dc.subjectpatient simulationen_GB
dc.subjectnursing educationen_GB
dc.subjectemergency nursing educationen_GB
dc.subjectpatient assessmenten_GB
dc.subjectbasic life supporten_GB
dc.subject.meshEducation, Nursing--methodsen
dc.subject.meshNursing Education Research--methodsen
dc.subject.cinahlSimulationsen
dc.date.available2013-12-04T19:49:26Zen
dc.date.issued2013-12-04en
dc.date.accessioned2013-12-04T19:49:26Zen
dc.conference.date2013en
dc.conference.name40th Annual PNEG Conference on Professional Nursing Education and Development (PNEG2013)en_GB
dc.conference.hostProfessional Nurse Educators Group (PNEG)en_GB
dc.conference.locationKansas City, Missouri, U.S.A.en_GB
dc.description.sponsorshipSigma Theta Tau Internationalen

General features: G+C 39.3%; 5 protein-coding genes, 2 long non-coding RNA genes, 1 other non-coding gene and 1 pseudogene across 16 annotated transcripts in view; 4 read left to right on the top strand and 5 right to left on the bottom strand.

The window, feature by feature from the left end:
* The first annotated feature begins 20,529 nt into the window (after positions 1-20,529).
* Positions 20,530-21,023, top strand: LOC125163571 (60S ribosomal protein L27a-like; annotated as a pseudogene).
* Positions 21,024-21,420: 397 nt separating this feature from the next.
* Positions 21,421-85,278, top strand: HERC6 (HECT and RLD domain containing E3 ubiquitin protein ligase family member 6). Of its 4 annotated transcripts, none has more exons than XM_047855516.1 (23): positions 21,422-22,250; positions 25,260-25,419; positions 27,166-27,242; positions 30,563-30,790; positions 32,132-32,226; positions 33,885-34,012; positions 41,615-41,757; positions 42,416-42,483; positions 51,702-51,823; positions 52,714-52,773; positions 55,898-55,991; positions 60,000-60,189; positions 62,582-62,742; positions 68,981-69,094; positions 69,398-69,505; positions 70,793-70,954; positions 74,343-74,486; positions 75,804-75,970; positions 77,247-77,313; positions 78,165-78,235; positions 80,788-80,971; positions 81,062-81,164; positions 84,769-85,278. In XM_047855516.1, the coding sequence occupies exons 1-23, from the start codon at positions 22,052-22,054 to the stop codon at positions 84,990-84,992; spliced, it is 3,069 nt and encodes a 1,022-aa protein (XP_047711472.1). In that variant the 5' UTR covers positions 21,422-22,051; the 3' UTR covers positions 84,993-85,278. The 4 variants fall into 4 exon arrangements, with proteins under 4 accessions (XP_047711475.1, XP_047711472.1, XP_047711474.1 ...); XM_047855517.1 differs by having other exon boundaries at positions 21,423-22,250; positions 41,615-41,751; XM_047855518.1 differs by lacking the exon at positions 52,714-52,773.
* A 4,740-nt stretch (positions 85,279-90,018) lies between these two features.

dc.descriptionRecipient of Joan K. Stout, RN, Research Grant, 2012-2013.en_GB
dc.description.noteThis is an abstract-only submission. If the author has submitted a full-text item based on this abstract, you may find it by browsing the Virginia Henderson Global Nursing e-Repository by author. If author contact information is available in this abstract, please feel free to contact him or her with your queries regarding this submission. Alternatively, please contact the conference host, journal, or publisher (according to the circumstance) for further details regarding this item.en
dc.description.noteThe Sigma Theta Tau International grant application that funded this research, in whole or in part, was completed by the applicant and peer-reviewed prior to the award of the STTI grant. No further peer-review has taken place upon the completion of the STTI grant final report and its appearance in this repository.en